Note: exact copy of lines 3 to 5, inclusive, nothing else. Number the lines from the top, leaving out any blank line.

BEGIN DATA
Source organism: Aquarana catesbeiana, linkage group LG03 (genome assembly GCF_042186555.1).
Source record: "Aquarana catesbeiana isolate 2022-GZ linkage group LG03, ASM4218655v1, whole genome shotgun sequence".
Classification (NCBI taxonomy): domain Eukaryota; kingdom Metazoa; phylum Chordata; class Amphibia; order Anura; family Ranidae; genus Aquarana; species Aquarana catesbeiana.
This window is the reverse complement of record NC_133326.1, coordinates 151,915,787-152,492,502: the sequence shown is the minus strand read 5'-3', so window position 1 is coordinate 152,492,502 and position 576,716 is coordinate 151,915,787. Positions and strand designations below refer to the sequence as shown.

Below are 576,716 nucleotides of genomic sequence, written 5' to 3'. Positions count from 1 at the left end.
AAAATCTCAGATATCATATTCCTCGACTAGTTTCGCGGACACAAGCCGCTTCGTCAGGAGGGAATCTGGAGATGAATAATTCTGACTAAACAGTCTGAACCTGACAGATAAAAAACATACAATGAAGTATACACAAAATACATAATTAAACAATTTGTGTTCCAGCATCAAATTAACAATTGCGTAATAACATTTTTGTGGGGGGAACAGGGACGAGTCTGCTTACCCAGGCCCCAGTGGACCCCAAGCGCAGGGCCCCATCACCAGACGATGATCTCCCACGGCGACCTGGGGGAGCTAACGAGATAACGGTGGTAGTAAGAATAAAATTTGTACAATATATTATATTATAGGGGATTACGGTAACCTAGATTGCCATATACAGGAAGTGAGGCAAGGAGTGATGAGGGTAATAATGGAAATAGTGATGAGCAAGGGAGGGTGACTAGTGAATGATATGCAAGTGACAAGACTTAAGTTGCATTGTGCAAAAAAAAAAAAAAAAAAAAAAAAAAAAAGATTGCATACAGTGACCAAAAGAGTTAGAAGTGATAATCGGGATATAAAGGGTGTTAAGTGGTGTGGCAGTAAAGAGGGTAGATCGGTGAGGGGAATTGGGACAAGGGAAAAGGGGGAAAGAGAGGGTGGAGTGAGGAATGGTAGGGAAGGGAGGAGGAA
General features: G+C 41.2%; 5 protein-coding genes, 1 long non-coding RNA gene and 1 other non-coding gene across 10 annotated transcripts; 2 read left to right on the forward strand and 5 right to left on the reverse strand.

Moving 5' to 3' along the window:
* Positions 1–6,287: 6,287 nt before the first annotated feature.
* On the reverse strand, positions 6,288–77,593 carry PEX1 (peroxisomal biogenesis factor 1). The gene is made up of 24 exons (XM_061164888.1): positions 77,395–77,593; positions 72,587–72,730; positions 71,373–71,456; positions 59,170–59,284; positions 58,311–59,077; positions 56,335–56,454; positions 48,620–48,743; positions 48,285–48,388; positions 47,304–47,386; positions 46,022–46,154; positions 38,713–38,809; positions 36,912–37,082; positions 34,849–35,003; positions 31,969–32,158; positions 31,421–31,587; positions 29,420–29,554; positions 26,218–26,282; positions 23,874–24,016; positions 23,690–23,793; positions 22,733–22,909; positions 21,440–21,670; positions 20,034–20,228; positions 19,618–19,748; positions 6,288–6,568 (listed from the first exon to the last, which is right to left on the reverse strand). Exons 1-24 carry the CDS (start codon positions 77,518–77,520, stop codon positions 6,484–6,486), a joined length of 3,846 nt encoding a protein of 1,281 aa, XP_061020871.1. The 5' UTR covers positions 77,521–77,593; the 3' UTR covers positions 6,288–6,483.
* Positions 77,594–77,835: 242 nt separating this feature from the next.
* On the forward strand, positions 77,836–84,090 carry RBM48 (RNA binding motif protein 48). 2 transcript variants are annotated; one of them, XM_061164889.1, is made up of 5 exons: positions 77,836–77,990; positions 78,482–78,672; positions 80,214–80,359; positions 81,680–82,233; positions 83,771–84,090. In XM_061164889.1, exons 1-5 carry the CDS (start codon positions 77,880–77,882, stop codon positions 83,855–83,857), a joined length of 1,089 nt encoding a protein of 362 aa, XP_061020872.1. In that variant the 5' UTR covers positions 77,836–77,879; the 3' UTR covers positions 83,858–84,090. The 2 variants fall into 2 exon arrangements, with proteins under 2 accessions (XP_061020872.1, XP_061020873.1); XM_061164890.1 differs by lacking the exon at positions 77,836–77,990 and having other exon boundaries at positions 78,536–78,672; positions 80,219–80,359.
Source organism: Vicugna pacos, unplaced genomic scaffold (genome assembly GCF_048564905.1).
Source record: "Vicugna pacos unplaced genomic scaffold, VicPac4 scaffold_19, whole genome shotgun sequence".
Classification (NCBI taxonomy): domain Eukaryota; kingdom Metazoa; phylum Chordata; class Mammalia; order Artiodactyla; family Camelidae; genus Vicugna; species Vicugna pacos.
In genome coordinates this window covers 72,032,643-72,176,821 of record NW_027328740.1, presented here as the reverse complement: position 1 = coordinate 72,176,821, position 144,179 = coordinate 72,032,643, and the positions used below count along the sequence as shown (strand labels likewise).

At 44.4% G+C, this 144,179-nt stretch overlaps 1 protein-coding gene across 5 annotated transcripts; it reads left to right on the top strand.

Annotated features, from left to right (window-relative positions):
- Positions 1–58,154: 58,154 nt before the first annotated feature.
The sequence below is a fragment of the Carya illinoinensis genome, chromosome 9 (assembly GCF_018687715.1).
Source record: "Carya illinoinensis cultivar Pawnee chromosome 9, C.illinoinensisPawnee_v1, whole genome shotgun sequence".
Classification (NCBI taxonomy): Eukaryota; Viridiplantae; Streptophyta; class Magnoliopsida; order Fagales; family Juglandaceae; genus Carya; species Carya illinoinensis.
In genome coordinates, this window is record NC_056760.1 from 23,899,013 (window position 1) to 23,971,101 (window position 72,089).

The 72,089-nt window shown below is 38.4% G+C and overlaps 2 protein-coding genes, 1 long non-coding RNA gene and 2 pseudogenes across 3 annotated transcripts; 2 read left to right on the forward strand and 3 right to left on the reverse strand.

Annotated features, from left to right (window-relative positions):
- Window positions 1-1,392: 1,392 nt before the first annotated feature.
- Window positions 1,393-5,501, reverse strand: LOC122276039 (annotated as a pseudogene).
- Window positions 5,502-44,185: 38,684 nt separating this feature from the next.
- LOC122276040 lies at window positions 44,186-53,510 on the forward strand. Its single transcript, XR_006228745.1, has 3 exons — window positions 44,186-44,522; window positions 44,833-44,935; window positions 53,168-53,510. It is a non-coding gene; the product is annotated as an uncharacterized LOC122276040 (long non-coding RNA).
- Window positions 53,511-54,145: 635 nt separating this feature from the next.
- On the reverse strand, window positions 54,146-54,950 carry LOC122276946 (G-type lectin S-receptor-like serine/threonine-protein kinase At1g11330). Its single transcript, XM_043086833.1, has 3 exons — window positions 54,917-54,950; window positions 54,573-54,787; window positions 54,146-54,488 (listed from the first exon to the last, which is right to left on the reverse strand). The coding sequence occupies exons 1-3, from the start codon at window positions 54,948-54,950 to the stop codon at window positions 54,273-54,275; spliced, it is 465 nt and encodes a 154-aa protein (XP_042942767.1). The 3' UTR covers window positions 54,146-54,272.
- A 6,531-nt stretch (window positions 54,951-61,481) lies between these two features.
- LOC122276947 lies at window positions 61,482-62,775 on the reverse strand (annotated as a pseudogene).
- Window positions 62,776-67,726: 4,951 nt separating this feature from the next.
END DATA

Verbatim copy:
Classification (NCBI taxonomy): domain Eukaryota; kingdom Metazoa; phylum Chordata; class Amphibia; order Anura; family Ranidae; genus Aquarana; species Aquarana catesbeiana.
This window is the reverse complement of record NC_133326.1, coordinates 151,915,787-152,492,502: the sequence shown is the minus strand read 5'-3', so window position 1 is coordinate 152,492,502 and position 576,716 is coordinate 151,915,787. Positions and strand designations below refer to the sequence as shown.

Below are 576,716 nucleotides of genomic sequence, written 5' to 3'. Positions count from 1 at the left end.